If your freezer’s stopped working, your first step should be looking for the easiest fixes. Many common problems can be solved very cheaply without calling in professionals. A new freezer door seal, also known as a door gasket, doesn’t need to cost much at all. Your freezer might just need switching off and defrosting and could work like new once you’ve done this.
Many common problems can be resolved with a little help from video guides. Check YouTube for step-by-step instructions to solve your freezer issues.
If you can’t fix your freezer on your own, you will need to call an engineer. Don’t take risks by trying complex repairs by yourself – the complexity of the freezer’s cooling system and the chemicals involved aren’t worth messing with unless you know what you’re doing.
Consider claiming on appliance insurance, if you have it, as a way of getting an engineer to visit and diagnose the problems without costing you too much.
Manufacturers will offer standard warranties when they sell home appliances. You’ll also have the option to purchase an extended warranty. A warranty protects you if your freezer breaks down and can cover the cost of repairs.
If your freezer’s broken, check to see if you’re still covered by a warranty. This could save you a lot of money if your freezer breaks within the first year. You must be sold goods fit for purpose, and a freezer that breaks within the first 12 months isn’t able to do what it’s designed for.
Always try to keep hold of receipts and any proof of purchase. This will act as evidence if you need to claim on a warranty. You can contact the manufacturer directly or may be able to get help with your warranty through the seller that you bought your appliance from.
Often referred to as major appliance or domestic appliance insurance, white good insurance covers machines in the home such as those used for cooking, washing laundry or the storage/preparation of food. In reality, this takes in anything from a cooker to a freezer, dishwasher to a fridge and more.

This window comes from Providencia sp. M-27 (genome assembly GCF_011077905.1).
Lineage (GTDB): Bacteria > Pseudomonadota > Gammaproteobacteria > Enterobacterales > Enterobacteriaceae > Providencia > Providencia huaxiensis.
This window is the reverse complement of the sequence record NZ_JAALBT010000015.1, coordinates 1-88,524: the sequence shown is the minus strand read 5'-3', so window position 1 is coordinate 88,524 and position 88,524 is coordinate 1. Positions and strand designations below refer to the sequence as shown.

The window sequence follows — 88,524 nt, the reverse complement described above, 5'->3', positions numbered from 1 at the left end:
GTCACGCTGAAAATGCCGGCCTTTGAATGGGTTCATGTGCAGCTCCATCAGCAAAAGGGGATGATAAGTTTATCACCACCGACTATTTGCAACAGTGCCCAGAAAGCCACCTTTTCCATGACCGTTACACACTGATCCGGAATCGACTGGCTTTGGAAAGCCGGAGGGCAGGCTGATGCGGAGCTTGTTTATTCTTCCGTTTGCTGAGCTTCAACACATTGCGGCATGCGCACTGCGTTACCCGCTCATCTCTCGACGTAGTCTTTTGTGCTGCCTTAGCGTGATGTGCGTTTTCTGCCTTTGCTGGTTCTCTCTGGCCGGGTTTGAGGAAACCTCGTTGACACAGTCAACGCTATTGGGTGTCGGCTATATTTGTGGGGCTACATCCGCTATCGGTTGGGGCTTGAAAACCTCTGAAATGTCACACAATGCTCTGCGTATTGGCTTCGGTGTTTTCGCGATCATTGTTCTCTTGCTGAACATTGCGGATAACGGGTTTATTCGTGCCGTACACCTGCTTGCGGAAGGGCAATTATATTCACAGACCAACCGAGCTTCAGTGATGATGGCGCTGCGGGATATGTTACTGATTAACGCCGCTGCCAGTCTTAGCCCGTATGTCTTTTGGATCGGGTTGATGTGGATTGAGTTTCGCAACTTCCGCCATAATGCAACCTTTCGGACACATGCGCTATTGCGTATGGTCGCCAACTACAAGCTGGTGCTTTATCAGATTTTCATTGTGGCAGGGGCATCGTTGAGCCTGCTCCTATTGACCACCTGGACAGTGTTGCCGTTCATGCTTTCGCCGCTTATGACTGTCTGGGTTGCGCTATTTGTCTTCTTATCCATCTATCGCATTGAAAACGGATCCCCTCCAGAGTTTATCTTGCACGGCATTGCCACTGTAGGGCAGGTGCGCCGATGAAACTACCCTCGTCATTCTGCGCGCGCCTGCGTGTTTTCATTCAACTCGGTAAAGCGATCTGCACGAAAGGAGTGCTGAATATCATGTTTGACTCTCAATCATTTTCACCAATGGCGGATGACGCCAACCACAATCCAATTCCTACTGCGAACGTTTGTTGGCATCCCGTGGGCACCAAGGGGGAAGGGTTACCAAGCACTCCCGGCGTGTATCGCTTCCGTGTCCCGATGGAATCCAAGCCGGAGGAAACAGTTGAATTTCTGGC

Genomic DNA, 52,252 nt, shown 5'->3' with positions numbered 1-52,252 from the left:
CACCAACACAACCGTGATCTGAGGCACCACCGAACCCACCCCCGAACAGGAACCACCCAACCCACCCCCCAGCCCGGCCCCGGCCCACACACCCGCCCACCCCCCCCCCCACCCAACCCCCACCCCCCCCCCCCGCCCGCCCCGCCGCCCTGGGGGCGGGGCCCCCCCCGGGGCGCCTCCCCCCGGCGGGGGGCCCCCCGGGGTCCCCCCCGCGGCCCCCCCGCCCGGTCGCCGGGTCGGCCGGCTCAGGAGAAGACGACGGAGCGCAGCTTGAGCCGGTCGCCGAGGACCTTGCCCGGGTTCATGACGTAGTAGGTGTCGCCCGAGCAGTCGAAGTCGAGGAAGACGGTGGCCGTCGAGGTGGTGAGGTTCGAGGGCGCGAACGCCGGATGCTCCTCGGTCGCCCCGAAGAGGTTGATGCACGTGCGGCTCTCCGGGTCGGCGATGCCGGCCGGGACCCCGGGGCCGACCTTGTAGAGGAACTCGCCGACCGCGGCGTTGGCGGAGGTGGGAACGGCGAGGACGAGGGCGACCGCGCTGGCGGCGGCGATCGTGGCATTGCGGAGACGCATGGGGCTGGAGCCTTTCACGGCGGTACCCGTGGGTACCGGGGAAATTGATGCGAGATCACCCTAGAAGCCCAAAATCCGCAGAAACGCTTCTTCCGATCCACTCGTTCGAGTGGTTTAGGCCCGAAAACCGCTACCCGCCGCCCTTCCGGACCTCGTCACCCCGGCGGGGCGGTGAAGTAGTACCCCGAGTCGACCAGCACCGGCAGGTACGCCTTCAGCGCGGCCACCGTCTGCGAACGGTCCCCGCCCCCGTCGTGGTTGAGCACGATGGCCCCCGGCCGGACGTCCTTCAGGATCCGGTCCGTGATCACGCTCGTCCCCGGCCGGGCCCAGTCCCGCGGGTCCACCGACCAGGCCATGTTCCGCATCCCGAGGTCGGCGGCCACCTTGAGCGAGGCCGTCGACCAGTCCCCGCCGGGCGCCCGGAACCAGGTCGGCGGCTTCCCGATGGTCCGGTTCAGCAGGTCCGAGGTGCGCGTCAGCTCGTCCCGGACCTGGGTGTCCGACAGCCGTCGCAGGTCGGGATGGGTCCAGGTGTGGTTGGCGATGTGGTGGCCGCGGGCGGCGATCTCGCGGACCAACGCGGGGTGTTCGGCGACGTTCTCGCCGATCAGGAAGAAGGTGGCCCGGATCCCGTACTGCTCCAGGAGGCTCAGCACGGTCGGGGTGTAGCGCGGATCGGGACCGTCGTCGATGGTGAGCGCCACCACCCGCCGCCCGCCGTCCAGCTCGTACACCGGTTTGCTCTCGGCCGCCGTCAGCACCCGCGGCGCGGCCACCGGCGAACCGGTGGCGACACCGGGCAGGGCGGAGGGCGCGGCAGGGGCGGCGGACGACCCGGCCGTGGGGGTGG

When looking at freezer cover, this is slightly different to the majority of so-called white good insurance policies. For example, if the machine was to breakdown, then you may be forced to throw away literally hundreds of pounds of food.
It is therefore very important that you consider freezer insurance both from a repair side and, very often, you can insure yourself for any goods lost.
Yes. Freezer cover will generally cover you for any mechanical and electrical issues. When you bear in mind the popularity of so-called American freezers, it is not difficult to see the value in cover for electrical problems. Many of these machines have a mind of their own!
Standard freezer insurance policies will cover repairs, parts and labour costs. Many insurance policies will have a limit per claim over which you would need to cover any excess. However, this is something you need to investigate when looking at freezer insurance policies so that you don’t get any nasty surprises further down the line.
Yes. The majority of insurance companies will be flexible with regards to a monetary limit per claim. It is worth remembering that the lower the limit per claim, the lower your premiums and conversely, the higher the limit per claim, the higher your premiums. This is something to discuss with insurance providers when looking at different policies.
Standard freezer insurance policies today will often incorporate a replacement clause. This means that if your freezer is not repairable, then they will replace it with a like-for-like machine where possible.
It may be slightly different if your machine is out of date or not in stock, but you should receive a comparable machine. When you compare the long-term cost of freezer insurance, it is certainly worthwhile asking about the replacement clause.
There is no hard and fast rule with regard to the timescale for repairs, but the majority of insurance companies will look to have an engineer with you within 24 hours. Obviously, on some occasions, this may not be possible and depending upon the type of repair, the engineer may need to order specific parts and call back at a later date to finish the repair.
Insurance companies are very adept at using emails, text and other systems so that you know exactly what is going on.
There may be occasions where an engineer is not required to carry out simple repairs to your freezer. This is because many insurance companies offer in-house technical assistance which is just a phone call away. If the issue is repairable over the phone they will tell you; otherwise they will organise an engineer visit.